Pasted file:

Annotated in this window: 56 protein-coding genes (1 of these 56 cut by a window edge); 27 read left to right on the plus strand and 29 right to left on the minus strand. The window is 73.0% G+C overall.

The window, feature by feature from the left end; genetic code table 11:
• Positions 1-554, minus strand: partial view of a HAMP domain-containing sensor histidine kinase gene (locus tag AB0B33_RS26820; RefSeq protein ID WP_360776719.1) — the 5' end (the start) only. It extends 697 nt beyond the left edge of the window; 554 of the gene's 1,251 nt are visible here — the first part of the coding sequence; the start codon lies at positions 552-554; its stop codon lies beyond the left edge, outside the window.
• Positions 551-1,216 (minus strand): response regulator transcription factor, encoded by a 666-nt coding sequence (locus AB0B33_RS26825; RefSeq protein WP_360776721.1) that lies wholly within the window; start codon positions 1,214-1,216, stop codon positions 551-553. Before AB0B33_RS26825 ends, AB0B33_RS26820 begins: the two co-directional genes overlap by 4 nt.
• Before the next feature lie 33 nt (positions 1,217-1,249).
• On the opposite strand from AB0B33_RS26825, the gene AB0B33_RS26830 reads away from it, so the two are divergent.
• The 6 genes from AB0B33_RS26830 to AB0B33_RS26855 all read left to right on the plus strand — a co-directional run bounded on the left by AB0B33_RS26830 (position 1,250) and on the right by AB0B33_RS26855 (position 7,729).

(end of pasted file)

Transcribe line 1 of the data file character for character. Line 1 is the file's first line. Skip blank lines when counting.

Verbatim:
Annotated in this window: 56 protein-coding genes (1 of these 56 cut by a window edge); 27 read left to right on the plus strand and 29 right to left on the minus strand. The window is 73.0% G+C overall.